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Jacksepticeye takes first YouTube break, details mental health, burnout

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Other creators like Shane Dawson have reached out to thank him

Jacksepticeye, one of YouTube’s most popular and beloved creators, is taking a short break from uploading daily videos, citing mental health concerns and burnout.

In the video, which was published on July 11, Jacksepticeye, whose real name is Sean McLoughlin, addressed recent struggles and unhappiness with his work lately, as well as burnout that other creators have experienced, as parts of why he’s taking a few days off from the platform. McLoughlin said that his mental health issues, combined with an upcoming two-month trip to Los Angeles, seemed like the perfect reason to take time away from creating videos and refocus on himself.

“My mental health has not been in the best place recently,” McLoughlin said. “So the reason I’ve been taking more time off is because I have to. I need to take the time off to get my brain back in order, to just get that energy and that motivation back, to record the videos. I could have forced myself through it, to try and make videos from when it’s done, but it’s not worth it.”

McLoughlin stressed he’s not taking more than a few days off, promising his fans he’ll continue to upload videos while he’s out in Los Angeles. These few days off, however, will mark the first time in four to five years that he hasn’t uploaded a video every single day, according to the video. McLoughlin admited that trying to upload a video every day led to less than ideal work conditions, including isolating himself for weeks at a time.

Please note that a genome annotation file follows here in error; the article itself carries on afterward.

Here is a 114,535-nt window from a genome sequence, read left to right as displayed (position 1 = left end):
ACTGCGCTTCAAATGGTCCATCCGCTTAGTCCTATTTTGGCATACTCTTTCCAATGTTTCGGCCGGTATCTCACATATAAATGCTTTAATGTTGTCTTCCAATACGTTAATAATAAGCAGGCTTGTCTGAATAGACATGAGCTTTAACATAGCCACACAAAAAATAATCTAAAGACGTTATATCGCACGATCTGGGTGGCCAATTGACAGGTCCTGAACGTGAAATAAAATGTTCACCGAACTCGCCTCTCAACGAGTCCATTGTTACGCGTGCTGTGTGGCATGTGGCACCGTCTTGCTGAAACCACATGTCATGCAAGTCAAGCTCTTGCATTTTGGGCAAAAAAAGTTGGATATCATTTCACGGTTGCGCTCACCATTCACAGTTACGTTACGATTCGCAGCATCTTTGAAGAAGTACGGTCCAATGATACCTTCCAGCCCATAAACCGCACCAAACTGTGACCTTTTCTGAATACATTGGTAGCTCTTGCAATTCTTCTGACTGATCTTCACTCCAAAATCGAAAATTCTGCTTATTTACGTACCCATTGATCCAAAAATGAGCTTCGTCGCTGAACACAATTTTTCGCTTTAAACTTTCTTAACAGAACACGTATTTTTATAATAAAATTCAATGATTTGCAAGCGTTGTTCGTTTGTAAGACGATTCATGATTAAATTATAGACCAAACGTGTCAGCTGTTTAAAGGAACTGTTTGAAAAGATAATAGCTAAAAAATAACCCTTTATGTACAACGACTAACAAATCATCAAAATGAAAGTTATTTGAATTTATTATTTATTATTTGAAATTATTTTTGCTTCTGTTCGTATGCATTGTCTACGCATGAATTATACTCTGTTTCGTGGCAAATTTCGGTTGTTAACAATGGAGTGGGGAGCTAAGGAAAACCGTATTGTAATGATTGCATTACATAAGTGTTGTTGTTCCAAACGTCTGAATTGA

“There’s times when I don’t leave my house,” McLoughlin said. “For the last two weeks, I don’t think I’ve left my house at all to go do anything. I don’t really like doing that, and it gets to you after a while. Doing the same videos over and over again kind of weighs you down.”

Other popular creators, like Shane Dawson, have reached out to McLoughlin following his video to thank him for speaking about issues that affect the community at large.

“Watching your video about ‘taking a break’ and I loved it so much,” Dawson tweeted. “It’s so good to see another youtuber talking about that cause I feel the same way. you are such a sweet caring guy and I loved this video.”

The more people come forward to talk about issues like burnout, McLoughlin explained, the more honest the conversation can become. Having creators reach out and talk about the mental stress that comes with working seven days a week, and isolating themselves to focus on creating videos, can help other people going through similar issues feel less alone.

“Just not being able to talk about these things is a hard thing to go through as well, cause you know how honest and transparent I try to be,” McLoughlin said. “But sometimes there’s stuff that you can’t talk about, so that’s kind of been weighing on me as well. So I just need a little bit of time to find that motivation and energy and I’ll be back stronger than ever. I’m not quitting YouTube. I love YouTube.”

McLoughlin is one of several other creators, like Elle Mills and elrubiusOMG, to talk about mental health issues. More and more creators have come forward with stories about burnout or dealing with mental health issues. Creators only take a couple of days away before jumping back into the grind, with some creators citing YouTube’s algorithm as an issue. The longer they’re away from the platform, the less likely it is that YouTube will promote their content. With more than a billion people on YouTube and 450 hours of content uploaded every minute, the competition to stay seen and relevant is extremely high. McLoughlin doesn’t mention the algorithm in his video, but other creators discuss it, like in the video below.

YouTube has acknowledged that creator burnout is a serious issue on the platform, launching a new course in its Creator Academy program to help educate people on tips to avoid burnout and participating in ongoing discussions with creators to talk about mental health.